It is good that you are seeking advice about splint care for MrFreeny since unusual behavior is one of the best indicators of comfort level and potential irritation. Splints are very important tools for immobilizing broken bones but can cause problems if they are out of place.
To assess if the splint is placed properly I would try to have a helper hold MrFreely for you or try to examine him while he is sleepy so you can get a good look without him moving around too much. First look at the top of the splint...is there any heat, redness, swelling, hair loss above the splint. Often vets will not leave toes visible below the splint but if his paw is visible check for heat, redness, swelling of his toes too. Then take a look at where the splint is sitting, since he has had the splint on for a few weeks you are in a good position to compare if it seems like it has slipped down from where it normally sits. Also look to see if any layers of tape or bandage material are loose or wet.
The next important aspect to consider is how comfortable the splint seems...is MrFreeny using the splinted leg as he has in the past weeks? If he is not putting weight on it or shaking it or trying to groom at more than normal this new splint may be causing him some more discomfort.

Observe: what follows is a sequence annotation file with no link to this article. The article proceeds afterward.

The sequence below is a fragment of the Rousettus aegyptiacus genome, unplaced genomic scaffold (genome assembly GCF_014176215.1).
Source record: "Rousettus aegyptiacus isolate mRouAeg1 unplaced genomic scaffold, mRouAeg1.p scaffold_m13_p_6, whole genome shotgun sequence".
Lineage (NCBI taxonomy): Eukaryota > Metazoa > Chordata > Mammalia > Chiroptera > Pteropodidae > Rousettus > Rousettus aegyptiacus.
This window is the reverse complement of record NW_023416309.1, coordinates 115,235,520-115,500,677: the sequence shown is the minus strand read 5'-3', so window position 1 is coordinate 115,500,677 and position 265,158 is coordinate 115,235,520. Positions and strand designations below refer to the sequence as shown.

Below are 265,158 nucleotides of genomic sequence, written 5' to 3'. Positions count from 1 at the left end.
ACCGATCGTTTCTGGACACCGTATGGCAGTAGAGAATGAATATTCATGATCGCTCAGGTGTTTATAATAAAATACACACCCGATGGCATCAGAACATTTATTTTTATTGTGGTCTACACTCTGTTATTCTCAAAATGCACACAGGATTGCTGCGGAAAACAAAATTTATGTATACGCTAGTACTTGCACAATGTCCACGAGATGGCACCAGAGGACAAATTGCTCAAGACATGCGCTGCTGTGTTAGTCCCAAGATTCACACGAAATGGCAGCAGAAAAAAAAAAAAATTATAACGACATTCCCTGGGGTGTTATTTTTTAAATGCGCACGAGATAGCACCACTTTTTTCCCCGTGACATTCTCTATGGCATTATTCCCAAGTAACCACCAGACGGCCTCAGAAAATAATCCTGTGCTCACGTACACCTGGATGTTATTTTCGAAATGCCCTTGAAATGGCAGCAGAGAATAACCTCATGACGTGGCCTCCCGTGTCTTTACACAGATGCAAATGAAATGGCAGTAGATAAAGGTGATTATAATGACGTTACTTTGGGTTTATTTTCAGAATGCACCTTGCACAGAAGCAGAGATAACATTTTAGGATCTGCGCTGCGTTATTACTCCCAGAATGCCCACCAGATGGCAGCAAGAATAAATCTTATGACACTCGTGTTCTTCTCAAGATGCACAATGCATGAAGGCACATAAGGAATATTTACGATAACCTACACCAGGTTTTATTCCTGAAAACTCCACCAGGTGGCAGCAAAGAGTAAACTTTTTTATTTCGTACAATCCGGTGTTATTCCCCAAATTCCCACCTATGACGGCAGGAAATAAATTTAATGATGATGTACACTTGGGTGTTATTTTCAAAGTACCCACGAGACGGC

Ultimately you don't want him running or jumping in the splint, limiting movement will help his fracture heal but if you notice any abnormalities like heat, swelling, redness, hair loss, loose or wet banage material or if he continues to act unusually I suggest that you contact his treating vet. It would be best to be sure they examine him to make sure that he does not need any modifications to the splint. Sometimes pain medication may be necessary if the splint is causing him to be agitated.
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